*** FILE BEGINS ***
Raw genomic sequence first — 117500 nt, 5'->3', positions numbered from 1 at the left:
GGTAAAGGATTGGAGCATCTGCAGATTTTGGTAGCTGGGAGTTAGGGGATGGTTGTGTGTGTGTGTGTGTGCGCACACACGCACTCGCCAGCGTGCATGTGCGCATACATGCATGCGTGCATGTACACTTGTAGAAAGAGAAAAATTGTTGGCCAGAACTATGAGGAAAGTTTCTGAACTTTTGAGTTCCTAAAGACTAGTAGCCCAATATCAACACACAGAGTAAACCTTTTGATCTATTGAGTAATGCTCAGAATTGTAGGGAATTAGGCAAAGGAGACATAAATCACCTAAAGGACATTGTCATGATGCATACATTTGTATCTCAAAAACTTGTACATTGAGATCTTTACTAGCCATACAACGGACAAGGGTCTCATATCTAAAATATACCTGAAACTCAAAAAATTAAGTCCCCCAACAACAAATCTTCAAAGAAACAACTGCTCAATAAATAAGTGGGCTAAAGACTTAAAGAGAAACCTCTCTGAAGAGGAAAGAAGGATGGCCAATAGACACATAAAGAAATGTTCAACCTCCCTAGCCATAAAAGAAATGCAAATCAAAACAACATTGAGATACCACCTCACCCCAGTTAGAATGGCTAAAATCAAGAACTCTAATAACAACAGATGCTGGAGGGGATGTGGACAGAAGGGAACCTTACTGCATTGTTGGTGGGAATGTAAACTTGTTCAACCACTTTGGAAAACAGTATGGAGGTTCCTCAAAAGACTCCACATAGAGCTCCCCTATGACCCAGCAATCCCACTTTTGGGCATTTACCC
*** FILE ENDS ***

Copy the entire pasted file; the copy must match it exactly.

Raw genomic sequence first — 117500 nt, 5'->3', positions numbered from 1 at the left:
GGTAAAGGATTGGAGCATCTGCAGATTTTGGTAGCTGGGAGTTAGGGGATGGTTGTGTGTGTGTGTGTGTGCGCACACACGCACTCGCCAGCGTGCATGTGCGCATACATGCATGCGTGCATGTACACTTGTAGAAAGAGAAAAATTGTTGGCCAGAACTATGAGGAAAGTTTCTGAACTTTTGAGTTCCTAAAGACTAGTAGCCCAATATCAACACACAGAGTAAACCTTTTGATCTATTGAGTAATGCTCAGAATTGTAGGGAATTAGGCAAAGGAGACATAAATCACCTAAAGGACATTGTCATGATGCATACATTTGTATCTCAAAAACTTGTACATTGAGATCTTTACTAGCCATACAACGGACAAGGGTCTCATATCTAAAATATACCTGAAACTCAAAAAATTAAGTCCCCCAACAACAAATCTTCAAAGAAACAACTGCTCAATAAATAAGTGGGCTAAAGACTTAAAGAGAAACCTCTCTGAAGAGGAAAGAAGGATGGCCAATAGACACATAAAGAAATGTTCAACCTCCCTAGCCATAAAAGAAATGCAAATCAAAACAACATTGAGATACCACCTCACCCCAGTTAGAATGGCTAAAATCAAGAACTCTAATAACAACAGATGCTGGAGGGGATGTGGACAGAAGGGAACCTTACTGCATTGTTGGTGGGAATGTAAACTTGTTCAACCACTTTGGAAAACAGTATGGAGGTTCCTCAAAAGACTCCACATAGAGCTCCCCTATGACCCAGCAATCCCACTTTTGGGCATTTACCC